Democrats must accept new money for sexual abstinence education programs they often ridicule, and conservatives can take heart that overall spending for daily agency operations has been cut by $79 billion, or 7 percent, from the high-water mark established by Democrats in 2010. That cut increases to $165 billion, or 13 percent, when cuts in war funding and disaster spending are accounted for. Money for Obama's high-speed rail program would be cut off — a defeat for California Democrats — and rules restricting the sale of less efficient incandescent light bulbs would be blocked.

The Pentagon will get about $6 billion more in war funding than the $79 billion Obama requested. The additional money is helping the Pentagon deal with a cash crunch in troop readiness accounts. Including foreign aid related to overseas security operations, total war funding reaches $92 billion, a slight cut from last year.

At the same time, the bill is laced with sweeteners. One is a provision exempting disabled veterans and war widows from a pension cut enacted last month. The bill contains increases for veterans' medical care backed by both sides and fully funds the $6.7 billion budget for food aid for low-income pregnant women and their children.



The Hero Zone's picture
The Hero Zone

Wow another omnibus spending bill. 1,500 pages, that's it?! So let's see it has been on public display for a day now with just one more until it's voted on by the House and a few more for the Senate? I am sure each and every one of them is sitting in a comfy chair with their reading glasses going over it to make sure that it truly is the best we can do. No "loopholes". No waste. Or will it be more things we'll just have to pass to see what's in it. That's how we legislate in the U.S.-of-A., don'tchaknow!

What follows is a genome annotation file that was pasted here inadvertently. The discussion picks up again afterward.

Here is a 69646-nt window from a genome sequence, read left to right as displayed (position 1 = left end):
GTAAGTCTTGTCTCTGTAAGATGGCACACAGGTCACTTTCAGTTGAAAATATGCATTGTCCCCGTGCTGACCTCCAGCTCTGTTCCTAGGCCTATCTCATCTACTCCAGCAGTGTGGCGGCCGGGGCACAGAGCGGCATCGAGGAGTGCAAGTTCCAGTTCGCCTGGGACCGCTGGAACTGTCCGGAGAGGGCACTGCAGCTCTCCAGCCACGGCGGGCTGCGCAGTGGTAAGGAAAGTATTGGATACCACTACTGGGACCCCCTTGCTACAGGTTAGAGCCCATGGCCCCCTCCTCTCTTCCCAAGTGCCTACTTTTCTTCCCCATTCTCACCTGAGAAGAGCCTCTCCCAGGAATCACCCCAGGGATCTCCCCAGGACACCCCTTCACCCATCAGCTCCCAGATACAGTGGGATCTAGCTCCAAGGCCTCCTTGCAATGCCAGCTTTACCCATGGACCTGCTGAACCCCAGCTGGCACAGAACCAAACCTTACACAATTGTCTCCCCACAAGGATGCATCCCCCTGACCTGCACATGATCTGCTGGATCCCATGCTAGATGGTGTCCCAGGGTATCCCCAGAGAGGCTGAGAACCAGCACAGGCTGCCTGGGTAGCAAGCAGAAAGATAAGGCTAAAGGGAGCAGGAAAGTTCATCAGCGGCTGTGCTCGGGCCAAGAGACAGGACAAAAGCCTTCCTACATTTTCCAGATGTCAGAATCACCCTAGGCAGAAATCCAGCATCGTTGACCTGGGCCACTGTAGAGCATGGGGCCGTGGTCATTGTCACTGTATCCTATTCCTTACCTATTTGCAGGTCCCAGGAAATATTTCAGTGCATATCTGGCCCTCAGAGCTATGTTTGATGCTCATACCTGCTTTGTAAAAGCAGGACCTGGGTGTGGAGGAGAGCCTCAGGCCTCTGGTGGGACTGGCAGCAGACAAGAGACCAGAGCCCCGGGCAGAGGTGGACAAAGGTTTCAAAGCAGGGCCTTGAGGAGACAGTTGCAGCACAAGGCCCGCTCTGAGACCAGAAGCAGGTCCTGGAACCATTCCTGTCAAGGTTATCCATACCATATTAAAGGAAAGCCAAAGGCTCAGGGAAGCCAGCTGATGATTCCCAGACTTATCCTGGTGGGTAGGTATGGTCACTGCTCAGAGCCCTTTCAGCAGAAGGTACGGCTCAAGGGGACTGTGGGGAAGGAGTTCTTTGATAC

This is disgusting and the whole "trade off between parties" is just as sickening. Those trade-offs? THOSE ARE US! WE are being treated as a currency between two political parties! Holy smokes, people...

This isn't even about anything partisan that I say these things! All of us are just swept up in yet another unread, massive bill so that we are nothing more than dots of ink on a page. How does a government that runs like this make you feel?

Contango? Coasterfan? SamAdams? Big Dog? Thinkagain? Pterocaya? So many others here that post supporting different ideologies! Is this what we want? What we get?

So because one or both parties gets denied what it wants makes something good? Balanced? Fair? Somehow "bipartisanship" is a qualifier by itself for a gleaming jewel?

You know, I sent State Rep. Redfern an email weeks ago asking for a meeting. Why? So I can ask him his feelings about a States' Convention. No reply yet, though I'd love at least a declination response from a random staffer instead of nothing. No reply yet from U.S. Rep. Kaptur's office about something similar and that request is many months older than Mr. Redfern's. His (and her) feelings on that aside, we can't get one of these fast enough!

Top 3 Needed Amendments:
1. Term Limits on Congress
2. Senators Appointed by the States (again)
3. Replace Income Tax

There's more, but a few things at a time...

What makes me even more angry (coming from a conservative, mind you) is that I have read very little in the way of any kind of Democratic pushback against the President calling those Democrats who want sanctions on Iran as warmongers! Jeeze Louise! Party first is it? There is no pushback against a President who blatantly admitted he will circumvent Congress at every possible (and impossible as he has made examples) turn? Or is this just a "keep your heads down and grumble" kinda thing as dictatorial words are blatantly uttered by the leader of our Executive (and when he deigns - Legislative) Branch?

While this is a lot of venting on my part, is any part of it incorrect? Something that I must, in some insane fit, be the only one to see?


Hero, if you're interested in tax reform (and what American with an IQ above room temperatures ISN'T), check out Fair Tax (see It eliminates all sorts of loopholes, which should make Big Dog happy. It effectively lowers tax rates for EVERYbody. It involves no complicated forms. And the government would end up collecting more than it does now. Win/win.

There's SOME growing support for it, but not enough. Feel like making some phone calls? :-)


Re: "Fair Tax,"

Ain't gonna happen.

1. The socialists prefer progressive tax rates. A national sales tax would be regressive.

2. Sales taxes have traditionally been the purview of the states and will not give up control of that revenue source.

IMO, some form of VAT is in the offing IN ADDITION to the fed. income tax.

The kleptocrats need to increase the stealing of assets in order to fund their economic equalitarianism.


It's not just YOUR opinion (unfortunately) that a VAT tax is looming! Of course, it would hurt business, hurt consumers, and hurt the economy. But what's some more pain on our way down, eh?